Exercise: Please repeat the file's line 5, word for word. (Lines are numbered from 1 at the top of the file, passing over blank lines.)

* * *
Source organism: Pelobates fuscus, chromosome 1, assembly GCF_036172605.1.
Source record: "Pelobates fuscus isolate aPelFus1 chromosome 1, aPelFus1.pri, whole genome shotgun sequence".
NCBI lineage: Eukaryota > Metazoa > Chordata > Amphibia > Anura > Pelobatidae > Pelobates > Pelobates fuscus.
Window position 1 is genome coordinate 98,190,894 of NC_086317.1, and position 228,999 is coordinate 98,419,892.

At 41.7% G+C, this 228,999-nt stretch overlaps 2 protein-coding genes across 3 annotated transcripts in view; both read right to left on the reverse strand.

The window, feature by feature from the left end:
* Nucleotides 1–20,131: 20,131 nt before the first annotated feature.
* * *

At 41.7% G+C, this 228,999-nt stretch overlaps 2 protein-coding genes across 3 annotated transcripts in view; both read right to left on the reverse strand.